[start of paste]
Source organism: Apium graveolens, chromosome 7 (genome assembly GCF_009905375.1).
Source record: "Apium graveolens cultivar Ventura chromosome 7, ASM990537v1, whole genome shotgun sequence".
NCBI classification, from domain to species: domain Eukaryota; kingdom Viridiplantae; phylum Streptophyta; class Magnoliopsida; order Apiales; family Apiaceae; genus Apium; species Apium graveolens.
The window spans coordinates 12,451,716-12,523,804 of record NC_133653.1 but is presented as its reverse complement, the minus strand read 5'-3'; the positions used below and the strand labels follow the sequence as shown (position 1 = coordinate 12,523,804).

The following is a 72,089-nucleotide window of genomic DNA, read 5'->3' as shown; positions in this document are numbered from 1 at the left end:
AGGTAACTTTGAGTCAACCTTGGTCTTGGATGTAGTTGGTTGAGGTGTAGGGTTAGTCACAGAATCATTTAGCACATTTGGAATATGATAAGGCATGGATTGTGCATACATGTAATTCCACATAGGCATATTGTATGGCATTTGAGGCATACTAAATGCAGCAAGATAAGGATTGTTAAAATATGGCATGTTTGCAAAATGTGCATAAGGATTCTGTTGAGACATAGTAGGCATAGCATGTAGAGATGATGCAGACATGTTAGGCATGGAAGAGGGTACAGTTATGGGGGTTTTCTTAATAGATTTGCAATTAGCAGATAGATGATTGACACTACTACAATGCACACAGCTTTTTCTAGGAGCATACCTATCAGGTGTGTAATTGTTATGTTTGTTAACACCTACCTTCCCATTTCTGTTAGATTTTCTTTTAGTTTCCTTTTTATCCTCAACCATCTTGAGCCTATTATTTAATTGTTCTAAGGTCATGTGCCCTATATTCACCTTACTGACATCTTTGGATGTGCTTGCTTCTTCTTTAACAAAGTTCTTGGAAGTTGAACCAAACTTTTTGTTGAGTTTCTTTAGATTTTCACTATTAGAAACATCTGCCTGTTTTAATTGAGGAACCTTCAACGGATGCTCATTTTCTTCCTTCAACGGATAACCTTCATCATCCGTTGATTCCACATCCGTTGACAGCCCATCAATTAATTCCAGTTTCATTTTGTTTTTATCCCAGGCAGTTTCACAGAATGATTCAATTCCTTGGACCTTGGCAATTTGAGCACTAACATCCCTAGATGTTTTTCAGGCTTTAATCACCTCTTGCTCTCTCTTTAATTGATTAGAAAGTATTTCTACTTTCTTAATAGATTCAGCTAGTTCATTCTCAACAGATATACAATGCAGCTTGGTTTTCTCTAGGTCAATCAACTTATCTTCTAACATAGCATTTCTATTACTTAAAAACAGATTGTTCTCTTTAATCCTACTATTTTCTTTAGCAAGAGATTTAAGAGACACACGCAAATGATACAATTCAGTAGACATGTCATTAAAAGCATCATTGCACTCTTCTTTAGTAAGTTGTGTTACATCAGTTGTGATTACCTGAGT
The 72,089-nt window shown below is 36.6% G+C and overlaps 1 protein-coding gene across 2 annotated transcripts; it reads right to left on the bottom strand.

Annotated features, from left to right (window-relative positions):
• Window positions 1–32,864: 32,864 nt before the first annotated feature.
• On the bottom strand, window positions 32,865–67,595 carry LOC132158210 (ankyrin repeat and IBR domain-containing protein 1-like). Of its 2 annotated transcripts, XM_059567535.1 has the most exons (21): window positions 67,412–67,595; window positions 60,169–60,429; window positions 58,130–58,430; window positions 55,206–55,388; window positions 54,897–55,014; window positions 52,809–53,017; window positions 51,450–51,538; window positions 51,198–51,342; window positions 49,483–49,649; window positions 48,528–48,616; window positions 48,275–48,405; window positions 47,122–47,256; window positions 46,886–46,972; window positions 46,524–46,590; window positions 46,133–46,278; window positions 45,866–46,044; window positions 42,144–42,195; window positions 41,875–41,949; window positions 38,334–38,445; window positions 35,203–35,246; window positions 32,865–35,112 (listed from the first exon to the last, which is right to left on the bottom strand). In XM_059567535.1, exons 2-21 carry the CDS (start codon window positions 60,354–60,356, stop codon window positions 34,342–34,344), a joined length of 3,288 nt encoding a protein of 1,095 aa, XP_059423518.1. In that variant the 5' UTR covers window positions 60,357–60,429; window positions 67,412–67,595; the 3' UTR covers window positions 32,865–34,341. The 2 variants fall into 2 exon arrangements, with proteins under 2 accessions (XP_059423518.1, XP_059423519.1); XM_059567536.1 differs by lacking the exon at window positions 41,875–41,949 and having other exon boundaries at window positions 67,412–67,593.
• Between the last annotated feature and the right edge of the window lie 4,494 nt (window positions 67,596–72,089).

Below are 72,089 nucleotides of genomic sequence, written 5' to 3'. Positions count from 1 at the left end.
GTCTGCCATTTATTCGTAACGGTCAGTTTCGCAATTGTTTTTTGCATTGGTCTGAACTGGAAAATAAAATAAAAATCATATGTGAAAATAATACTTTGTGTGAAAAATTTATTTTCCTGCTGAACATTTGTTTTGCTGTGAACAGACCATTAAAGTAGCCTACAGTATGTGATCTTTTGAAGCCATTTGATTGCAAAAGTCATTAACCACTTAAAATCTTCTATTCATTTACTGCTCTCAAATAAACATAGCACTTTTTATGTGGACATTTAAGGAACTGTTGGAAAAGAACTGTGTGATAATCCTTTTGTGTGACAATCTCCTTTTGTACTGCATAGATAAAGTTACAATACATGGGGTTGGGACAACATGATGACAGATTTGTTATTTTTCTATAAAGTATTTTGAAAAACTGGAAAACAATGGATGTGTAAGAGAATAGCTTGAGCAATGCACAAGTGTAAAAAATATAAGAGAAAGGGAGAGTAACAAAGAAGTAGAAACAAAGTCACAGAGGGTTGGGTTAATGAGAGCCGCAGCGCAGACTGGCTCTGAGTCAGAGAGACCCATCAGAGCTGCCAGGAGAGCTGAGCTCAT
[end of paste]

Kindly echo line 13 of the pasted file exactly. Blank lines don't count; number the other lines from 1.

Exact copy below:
GTCTGCCATTTATTCGTAACGGTCAGTTTCGCAATTGTTTTTTGCATTGGTCTGAACTGGAAAATAAAATAAAAATCATATGTGAAAATAATACTTTGTGTGAAAAATTTATTTTCCTGCTGAACATTTGTTTTGCTGTGAACAGACCATTAAAGTAGCCTACAGTATGTGATCTTTTGAAGCCATTTGATTGCAAAAGTCATTAACCACTTAAAATCTTCTATTCATTTACTGCTCTCAAATAAACATAGCACTTTTTATGTGGACATTTAAGGAACTGTTGGAAAAGAACTGTGTGATAATCCTTTTGTGTGACAATCTCCTTTTGTACTGCATAGATAAAGTTACAATACATGGGGTTGGGACAACATGATGACAGATTTGTTATTTTTCTATAAAGTATTTTGAAAAACTGGAAAACAATGGATGTGTAAGAGAATAGCTTGAGCAATGCACAAGTGTAAAAAATATAAGAGAAAGGGAGAGTAACAAAGAAGTAGAAACAAAGTCACAGAGGGTTGGGTTAATGAGAGCCGCAGCGCAGACTGGCTCTGAGTCAGAGAGACCCATCAGAGCTGCCAGGAGAGCTGAGCTCAT